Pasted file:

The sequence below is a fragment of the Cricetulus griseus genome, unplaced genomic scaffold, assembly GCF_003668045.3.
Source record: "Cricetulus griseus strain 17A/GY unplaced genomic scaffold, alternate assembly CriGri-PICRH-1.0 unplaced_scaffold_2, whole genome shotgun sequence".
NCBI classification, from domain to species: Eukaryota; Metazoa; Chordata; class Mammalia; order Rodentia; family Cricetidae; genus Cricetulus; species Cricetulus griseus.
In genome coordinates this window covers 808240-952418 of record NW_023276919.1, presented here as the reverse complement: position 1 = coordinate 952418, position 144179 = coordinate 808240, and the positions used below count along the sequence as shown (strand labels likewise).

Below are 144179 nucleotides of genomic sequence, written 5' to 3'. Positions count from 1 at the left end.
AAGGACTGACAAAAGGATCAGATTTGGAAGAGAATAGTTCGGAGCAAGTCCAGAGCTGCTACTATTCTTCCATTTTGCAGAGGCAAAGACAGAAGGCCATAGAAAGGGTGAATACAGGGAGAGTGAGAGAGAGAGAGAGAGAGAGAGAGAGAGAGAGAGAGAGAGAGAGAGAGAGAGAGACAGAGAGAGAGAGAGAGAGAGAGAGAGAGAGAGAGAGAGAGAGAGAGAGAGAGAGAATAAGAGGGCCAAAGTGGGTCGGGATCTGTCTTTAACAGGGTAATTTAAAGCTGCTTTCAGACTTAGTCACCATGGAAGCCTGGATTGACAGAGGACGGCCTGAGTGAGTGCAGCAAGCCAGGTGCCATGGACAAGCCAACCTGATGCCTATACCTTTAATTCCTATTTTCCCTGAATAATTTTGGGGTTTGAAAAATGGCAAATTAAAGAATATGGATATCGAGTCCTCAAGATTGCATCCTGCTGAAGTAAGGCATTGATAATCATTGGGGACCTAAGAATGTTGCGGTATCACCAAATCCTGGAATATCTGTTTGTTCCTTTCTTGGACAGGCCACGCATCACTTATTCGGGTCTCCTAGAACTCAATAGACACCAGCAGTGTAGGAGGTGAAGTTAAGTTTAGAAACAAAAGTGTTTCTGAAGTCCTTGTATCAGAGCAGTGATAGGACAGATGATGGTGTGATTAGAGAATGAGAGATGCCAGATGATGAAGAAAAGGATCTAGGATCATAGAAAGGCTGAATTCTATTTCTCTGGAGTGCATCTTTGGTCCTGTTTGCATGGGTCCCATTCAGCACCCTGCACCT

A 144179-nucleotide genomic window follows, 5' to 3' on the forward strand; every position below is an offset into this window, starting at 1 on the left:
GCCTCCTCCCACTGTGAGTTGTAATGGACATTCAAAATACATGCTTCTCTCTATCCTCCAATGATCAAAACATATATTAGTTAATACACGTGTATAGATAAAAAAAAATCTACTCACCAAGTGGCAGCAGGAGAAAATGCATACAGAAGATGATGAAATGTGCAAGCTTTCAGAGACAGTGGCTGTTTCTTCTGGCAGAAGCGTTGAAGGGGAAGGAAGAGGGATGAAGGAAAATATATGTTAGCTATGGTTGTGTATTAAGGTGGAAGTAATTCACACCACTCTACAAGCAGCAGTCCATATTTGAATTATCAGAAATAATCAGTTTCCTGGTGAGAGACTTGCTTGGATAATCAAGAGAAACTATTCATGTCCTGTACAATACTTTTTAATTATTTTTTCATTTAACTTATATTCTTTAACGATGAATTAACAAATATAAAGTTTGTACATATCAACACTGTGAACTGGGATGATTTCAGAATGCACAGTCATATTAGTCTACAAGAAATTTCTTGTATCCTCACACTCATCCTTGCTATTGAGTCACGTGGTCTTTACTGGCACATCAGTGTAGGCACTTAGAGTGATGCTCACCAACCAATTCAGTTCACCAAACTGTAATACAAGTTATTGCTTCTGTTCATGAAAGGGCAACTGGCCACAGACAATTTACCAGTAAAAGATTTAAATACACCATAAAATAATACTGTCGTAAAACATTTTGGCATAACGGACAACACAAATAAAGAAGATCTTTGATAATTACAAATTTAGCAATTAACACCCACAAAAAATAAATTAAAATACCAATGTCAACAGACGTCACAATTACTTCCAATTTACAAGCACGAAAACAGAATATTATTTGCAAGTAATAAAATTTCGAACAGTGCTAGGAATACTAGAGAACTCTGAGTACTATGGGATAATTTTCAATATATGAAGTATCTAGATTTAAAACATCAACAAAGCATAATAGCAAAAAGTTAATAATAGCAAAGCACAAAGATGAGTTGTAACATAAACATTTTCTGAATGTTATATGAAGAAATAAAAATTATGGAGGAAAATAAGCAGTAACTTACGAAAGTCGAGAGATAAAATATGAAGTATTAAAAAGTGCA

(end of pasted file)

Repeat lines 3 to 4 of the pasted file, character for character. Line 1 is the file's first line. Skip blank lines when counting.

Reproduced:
NCBI classification, from domain to species: Eukaryota; Metazoa; Chordata; class Mammalia; order Rodentia; family Cricetidae; genus Cricetulus; species Cricetulus griseus.
In genome coordinates this window covers 808240-952418 of record NW_023276919.1, presented here as the reverse complement: position 1 = coordinate 952418, position 144179 = coordinate 808240, and the positions used below count along the sequence as shown (strand labels likewise).